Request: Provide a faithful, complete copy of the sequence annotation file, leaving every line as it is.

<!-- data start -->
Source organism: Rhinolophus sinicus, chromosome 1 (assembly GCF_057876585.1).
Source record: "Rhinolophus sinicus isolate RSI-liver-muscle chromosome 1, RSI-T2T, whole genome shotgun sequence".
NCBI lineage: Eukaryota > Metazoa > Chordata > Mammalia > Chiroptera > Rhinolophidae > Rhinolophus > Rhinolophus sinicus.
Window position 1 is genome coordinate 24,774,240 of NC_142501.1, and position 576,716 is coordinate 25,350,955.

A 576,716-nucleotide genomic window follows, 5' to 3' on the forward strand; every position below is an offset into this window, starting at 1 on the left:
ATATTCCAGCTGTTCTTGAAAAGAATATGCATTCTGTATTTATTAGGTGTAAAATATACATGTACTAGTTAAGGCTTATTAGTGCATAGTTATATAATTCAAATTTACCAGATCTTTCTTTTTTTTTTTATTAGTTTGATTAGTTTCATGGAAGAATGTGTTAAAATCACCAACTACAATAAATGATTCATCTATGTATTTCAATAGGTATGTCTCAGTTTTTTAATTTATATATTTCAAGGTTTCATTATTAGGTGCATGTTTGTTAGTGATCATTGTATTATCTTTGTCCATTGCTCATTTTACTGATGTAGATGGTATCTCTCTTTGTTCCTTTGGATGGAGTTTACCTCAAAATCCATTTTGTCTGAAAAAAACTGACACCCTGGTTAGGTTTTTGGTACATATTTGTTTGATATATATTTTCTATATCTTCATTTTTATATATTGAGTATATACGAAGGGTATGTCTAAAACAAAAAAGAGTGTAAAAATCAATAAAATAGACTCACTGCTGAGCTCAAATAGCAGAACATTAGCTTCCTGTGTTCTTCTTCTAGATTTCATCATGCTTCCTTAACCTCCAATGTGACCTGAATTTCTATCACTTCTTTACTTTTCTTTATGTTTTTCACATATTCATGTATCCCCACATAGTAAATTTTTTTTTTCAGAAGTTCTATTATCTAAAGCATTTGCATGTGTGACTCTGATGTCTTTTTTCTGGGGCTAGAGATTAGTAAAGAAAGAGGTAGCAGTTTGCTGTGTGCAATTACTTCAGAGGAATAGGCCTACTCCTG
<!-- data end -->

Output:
Source organism: Rhinolophus sinicus, chromosome 1 (assembly GCF_057876585.1).
Source record: "Rhinolophus sinicus isolate RSI-liver-muscle chromosome 1, RSI-T2T, whole genome shotgun sequence".
NCBI lineage: Eukaryota > Metazoa > Chordata > Mammalia > Chiroptera > Rhinolophidae > Rhinolophus > Rhinolophus sinicus.
Window position 1 is genome coordinate 24,774,240 of NC_142501.1, and position 576,716 is coordinate 25,350,955.

A 576,716-nucleotide genomic window follows, 5' to 3' on the forward strand; every position below is an offset into this window, starting at 1 on the left:
ATATTCCAGCTGTTCTTGAAAAGAATATGCATTCTGTATTTATTAGGTGTAAAATATACATGTACTAGTTAAGGCTTATTAGTGCATAGTTATATAATTCAAATTTACCAGATCTTTCTTTTTTTTTTTATTAGTTTGATTAGTTTCATGGAAGAATGTGTTAAAATCACCAACTACAATAAATGATTCATCTATGTATTTCAATAGGTATGTCTCAGTTTTTTAATTTATATATTTCAAGGTTTCATTATTAGGTGCATGTTTGTTAGTGATCATTGTATTATCTTTGTCCATTGCTCATTTTACTGATGTAGATGGTATCTCTCTTTGTTCCTTTGGATGGAGTTTACCTCAAAATCCATTTTGTCTGAAAAAAACTGACACCCTGGTTAGGTTTTTGGTACATATTTGTTTGATATATATTTTCTATATCTTCATTTTTATATATTGAGTATATACGAAGGGTATGTCTAAAACAAAAAAGAGTGTAAAAATCAATAAAATAGACTCACTGCTGAGCTCAAATAGCAGAACATTAGCTTCCTGTGTTCTTCTTCTAGATTTCATCATGCTTCCTTAACCTCCAATGTGACCTGAATTTCTATCACTTCTTTACTTTTCTTTATGTTTTTCACATATTCATGTATCCCCACATAGTAAATTTTTTTTTTCAGAAGTTCTATTATCTAAAGCATTTGCATGTGTGACTCTGATGTCTTTTTTCTGGGGCTAGAGATTAGTAAAGAAAGAGGTAGCAGTTTGCTGTGTGCAATTACTTCAGAGGAATAGGCCTACTCCTG